Let’s start with LinkedIn. In its Best Practices Guide, the channel outlines three important reasons for using hashtags on their site:

  1. To establish your credibility and expertise
  2. To reach people who value your insights
  3. To jumpstart meaningful conversations over shared interests

On a platform renown for its employment-oriented service and professional nature, LinkedIn is your chance to shine as a business and let your target audience know why you and your team should be their choice of service. Hashtags are a fantastic way to establish this connection, allowing you to specify your engagements and chime in on conversations that can further solidify your expertise. LinkedIn is also equipped with a ‘Hashtags’ feature under the ‘Community’ tab in your ‘Manage’ page, allowing you to add up to three hashtag topics that you are able to see trending posts for and respond to on behalf of your business account rather than your personal profile. If your last eBook is centred around remote working, then you would benefit from adding the #remoteworking hashtag to your tab so that you can engage with conversations that would benefit from your knowledge. Boom! Genius.

Now onto Twitter. In a recent blog titled ‘The dos and don’ts of hashtags’, the Twitter Business team addressed our aforementioned sin of over-hashtagging by stating that “one to two relevant hashtags per Tweet is the sweet spot”. Common myths which circulate telling us to cram as many hashtags into one post as possible are preventing your post from achieving its maximum exposure. This is because the content is broken down across various hashtag streams and therefore becomes less of a priority amidst the algorithm, as opposed to a post that features two prominent hashtags which creates a less-confusing request for the channel when distributing the content. Mind-blowing stuff, right? Twitter also encourages users to do their research before selecting their chosen hashtags, whereby investigating which posts are up-and-coming within your sector and using the same hashtags as them, you can reap the benefits of contributing to a ‘hot topic’. The same rule applies when creating a campaign-specific hashtag – ensure that the wording is relevant to your brand as well as your wider industry with helping from the ‘Trending’ tab.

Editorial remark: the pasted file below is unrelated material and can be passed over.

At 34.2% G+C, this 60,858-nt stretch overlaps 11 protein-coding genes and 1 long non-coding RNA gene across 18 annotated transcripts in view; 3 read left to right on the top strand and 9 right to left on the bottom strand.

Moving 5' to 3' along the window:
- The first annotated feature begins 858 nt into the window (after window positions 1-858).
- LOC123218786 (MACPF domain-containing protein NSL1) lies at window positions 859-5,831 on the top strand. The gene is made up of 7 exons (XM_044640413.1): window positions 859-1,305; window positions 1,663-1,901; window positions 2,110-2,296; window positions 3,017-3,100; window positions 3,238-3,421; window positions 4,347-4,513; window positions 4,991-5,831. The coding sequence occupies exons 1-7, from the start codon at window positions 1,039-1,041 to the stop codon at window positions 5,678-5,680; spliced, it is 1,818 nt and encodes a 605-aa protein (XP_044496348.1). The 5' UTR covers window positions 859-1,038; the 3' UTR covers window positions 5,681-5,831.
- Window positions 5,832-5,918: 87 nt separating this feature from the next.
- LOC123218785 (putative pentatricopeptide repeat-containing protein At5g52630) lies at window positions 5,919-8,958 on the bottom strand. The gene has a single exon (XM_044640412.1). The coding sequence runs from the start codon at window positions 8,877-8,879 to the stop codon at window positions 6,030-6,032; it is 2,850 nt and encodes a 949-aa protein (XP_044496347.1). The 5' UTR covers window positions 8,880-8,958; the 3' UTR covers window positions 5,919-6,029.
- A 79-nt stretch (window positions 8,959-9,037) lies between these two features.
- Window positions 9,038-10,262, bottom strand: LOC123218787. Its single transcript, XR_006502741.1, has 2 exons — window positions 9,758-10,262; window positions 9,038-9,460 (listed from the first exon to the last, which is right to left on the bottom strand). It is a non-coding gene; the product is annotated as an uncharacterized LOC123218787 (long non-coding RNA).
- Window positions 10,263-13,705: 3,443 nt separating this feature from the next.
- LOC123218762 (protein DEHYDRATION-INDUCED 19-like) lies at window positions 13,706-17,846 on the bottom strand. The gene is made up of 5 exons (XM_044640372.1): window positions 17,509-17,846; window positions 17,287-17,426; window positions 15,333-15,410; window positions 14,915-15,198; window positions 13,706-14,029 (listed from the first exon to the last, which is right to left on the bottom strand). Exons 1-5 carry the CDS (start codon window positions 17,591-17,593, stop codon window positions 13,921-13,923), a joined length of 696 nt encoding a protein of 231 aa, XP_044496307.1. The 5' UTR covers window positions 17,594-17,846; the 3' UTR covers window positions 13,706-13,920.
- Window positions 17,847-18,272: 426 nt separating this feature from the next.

While the algorithm may sometimes seem confusing, social media platforms are not designed to catch you out – they’re designed to help you grow and innovate, and now you have the tools to do so (you’re welcome).

By Amber Chawner, Account Executive

In the era of self-driving cars and smart home devices, it’s hard to believe that once we would have been riding around on horse and carts, or heaven forbid, be forced to use a phone that was connected to a landline. Technology is ever-evolving, which means that as a PR working in the tech sector, we need to be constantly evolving too in order to keep pace. Building strong and successful media relationships is one of the core fundamentals of a successful PR campaign, and while there are definitely some methods of doing this that have withstood the test of time, others have required a bit of adapting.

They say a magician never reveals their tricks, however, consider this your lucky day – as below I outline four tips for building media relationships that are made to last.